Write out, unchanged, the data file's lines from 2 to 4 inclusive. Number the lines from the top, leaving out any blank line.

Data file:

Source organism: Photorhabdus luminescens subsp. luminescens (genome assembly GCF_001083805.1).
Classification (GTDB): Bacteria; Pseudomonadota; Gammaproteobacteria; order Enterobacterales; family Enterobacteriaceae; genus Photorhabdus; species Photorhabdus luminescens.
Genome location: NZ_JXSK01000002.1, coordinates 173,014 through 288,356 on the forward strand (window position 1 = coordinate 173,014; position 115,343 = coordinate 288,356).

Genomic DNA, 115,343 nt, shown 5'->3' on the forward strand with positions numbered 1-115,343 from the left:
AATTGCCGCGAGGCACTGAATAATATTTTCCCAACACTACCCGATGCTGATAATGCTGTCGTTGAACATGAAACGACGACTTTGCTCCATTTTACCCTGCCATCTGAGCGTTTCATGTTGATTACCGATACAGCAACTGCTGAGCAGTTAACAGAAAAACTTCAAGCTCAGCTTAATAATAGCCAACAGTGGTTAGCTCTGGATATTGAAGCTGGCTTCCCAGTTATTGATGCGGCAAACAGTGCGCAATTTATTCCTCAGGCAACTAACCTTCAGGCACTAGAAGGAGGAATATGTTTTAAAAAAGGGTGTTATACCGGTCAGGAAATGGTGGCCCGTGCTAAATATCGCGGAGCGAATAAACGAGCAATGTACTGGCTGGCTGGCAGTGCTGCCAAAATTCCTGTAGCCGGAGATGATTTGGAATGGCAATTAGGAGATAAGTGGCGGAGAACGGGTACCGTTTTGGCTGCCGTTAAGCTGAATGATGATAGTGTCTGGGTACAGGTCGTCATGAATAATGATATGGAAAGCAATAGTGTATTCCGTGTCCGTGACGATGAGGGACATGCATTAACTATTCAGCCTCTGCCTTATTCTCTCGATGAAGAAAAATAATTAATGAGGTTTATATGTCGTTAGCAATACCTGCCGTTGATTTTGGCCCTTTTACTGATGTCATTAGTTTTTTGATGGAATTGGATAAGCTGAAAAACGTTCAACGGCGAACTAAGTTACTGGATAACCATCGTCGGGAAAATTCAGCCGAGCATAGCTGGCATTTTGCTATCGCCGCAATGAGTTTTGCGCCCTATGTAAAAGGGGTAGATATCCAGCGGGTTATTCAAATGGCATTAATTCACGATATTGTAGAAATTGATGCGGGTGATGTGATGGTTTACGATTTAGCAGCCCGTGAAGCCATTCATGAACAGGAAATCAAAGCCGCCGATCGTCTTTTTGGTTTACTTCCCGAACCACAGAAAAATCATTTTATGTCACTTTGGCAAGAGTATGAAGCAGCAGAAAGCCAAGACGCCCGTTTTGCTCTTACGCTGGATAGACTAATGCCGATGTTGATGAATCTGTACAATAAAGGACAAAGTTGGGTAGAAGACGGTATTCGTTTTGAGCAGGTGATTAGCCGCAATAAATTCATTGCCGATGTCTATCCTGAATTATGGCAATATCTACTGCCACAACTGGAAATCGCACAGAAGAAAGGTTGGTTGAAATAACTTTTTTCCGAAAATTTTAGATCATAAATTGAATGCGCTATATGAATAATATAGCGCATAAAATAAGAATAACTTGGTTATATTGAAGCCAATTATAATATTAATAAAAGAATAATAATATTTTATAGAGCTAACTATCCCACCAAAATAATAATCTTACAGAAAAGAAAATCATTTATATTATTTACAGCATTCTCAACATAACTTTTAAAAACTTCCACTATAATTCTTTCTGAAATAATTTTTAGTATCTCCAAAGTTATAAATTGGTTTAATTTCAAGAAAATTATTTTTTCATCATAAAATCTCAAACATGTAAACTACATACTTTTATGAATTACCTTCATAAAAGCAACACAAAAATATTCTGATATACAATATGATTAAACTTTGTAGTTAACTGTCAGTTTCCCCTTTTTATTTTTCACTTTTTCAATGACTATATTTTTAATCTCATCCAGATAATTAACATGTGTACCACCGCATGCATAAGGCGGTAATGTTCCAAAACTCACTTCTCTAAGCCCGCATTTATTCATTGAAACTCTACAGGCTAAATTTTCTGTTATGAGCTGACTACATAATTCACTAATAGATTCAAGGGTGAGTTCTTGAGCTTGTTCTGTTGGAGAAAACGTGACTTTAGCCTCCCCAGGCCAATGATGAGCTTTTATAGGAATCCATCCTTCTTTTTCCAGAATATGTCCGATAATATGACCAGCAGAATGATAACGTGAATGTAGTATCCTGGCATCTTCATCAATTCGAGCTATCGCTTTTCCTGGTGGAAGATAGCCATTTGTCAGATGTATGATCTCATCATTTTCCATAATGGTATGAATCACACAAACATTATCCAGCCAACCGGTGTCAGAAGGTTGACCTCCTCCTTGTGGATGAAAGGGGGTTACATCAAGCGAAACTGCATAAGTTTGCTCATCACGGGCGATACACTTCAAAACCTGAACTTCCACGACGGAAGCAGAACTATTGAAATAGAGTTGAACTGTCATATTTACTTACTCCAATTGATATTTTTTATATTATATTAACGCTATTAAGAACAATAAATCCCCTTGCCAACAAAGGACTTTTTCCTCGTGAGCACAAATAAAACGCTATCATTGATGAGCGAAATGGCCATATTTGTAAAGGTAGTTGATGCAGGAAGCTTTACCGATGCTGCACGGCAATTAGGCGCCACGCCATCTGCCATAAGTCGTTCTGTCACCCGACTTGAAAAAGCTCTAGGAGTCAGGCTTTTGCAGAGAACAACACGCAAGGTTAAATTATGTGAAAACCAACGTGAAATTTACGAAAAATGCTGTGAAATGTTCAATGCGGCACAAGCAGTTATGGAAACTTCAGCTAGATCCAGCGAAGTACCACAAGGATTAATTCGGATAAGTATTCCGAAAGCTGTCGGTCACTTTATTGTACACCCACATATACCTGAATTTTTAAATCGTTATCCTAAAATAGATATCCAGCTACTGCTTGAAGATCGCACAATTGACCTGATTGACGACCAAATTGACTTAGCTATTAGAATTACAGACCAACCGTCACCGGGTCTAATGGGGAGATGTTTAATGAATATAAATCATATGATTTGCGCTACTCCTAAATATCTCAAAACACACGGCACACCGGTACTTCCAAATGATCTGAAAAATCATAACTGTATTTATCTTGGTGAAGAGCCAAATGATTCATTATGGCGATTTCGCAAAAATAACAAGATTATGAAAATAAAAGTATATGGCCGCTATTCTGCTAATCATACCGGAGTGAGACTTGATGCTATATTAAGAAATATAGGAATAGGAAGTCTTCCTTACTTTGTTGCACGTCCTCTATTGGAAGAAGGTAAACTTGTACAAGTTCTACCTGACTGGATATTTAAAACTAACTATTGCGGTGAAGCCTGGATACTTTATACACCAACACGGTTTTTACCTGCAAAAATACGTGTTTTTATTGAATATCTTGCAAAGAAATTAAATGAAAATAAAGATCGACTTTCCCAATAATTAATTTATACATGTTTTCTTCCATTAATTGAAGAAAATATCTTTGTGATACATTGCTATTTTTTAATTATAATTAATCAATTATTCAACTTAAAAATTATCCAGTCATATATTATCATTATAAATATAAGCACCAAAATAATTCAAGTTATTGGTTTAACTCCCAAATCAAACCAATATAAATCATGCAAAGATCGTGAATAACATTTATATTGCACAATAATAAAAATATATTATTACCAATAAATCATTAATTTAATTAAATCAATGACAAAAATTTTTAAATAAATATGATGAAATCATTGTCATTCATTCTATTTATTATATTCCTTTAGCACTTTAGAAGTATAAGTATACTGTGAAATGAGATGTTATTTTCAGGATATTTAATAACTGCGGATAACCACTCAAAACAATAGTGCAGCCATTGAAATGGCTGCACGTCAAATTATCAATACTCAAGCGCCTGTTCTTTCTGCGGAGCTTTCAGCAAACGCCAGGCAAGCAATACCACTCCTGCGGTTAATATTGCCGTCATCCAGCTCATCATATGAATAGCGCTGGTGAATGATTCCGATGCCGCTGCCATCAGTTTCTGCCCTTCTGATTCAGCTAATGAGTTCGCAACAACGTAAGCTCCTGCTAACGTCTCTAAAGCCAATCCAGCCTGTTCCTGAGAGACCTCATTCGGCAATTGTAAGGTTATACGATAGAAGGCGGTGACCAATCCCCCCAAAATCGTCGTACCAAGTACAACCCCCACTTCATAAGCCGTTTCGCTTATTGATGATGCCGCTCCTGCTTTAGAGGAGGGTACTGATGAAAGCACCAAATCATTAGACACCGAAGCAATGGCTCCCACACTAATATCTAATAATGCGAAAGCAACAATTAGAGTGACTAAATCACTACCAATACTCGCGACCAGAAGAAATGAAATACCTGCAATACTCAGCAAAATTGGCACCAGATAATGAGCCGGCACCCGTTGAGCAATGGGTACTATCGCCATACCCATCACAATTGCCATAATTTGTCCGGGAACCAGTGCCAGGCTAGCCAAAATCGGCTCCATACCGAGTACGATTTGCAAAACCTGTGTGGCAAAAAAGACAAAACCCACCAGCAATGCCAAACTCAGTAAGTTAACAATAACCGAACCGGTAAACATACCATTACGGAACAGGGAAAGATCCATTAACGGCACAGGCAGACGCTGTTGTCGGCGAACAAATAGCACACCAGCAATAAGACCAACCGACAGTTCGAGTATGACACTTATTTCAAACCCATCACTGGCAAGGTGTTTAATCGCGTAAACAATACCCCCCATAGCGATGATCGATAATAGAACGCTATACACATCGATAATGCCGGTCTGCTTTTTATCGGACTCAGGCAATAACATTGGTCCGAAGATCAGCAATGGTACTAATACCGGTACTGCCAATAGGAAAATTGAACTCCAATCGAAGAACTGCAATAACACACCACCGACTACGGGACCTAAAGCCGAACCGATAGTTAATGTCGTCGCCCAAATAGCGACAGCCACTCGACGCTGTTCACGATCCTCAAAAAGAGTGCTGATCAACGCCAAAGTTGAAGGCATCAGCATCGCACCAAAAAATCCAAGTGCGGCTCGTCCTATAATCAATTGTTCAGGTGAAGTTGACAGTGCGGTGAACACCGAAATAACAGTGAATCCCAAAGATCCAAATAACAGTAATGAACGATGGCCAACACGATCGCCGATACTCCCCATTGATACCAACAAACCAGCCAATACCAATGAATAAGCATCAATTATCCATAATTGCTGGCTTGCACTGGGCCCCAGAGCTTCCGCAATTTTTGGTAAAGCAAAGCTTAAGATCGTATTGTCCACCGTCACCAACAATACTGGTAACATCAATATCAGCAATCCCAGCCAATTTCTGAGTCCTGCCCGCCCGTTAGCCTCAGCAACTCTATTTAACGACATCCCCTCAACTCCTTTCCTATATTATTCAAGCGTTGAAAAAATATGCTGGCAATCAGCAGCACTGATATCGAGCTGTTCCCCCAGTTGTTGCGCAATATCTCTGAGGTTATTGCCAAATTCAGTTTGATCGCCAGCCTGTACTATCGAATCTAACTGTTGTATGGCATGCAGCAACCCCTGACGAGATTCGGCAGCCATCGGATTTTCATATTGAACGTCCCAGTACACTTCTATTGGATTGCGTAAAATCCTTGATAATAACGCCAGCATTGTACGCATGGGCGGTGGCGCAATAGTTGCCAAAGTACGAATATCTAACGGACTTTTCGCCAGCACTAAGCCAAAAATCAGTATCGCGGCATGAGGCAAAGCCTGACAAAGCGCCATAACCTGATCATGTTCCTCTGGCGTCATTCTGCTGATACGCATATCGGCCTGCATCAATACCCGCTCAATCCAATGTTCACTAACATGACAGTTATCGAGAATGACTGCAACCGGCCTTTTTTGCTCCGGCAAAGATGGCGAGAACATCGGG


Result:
Classification (GTDB): Bacteria; Pseudomonadota; Gammaproteobacteria; order Enterobacterales; family Enterobacteriaceae; genus Photorhabdus; species Photorhabdus luminescens.
Genome location: NZ_JXSK01000002.1, coordinates 173,014 through 288,356 on the forward strand (window position 1 = coordinate 173,014; position 115,343 = coordinate 288,356).

Genomic DNA, 115,343 nt, shown 5'->3' on the forward strand with positions numbered 1-115,343 from the left: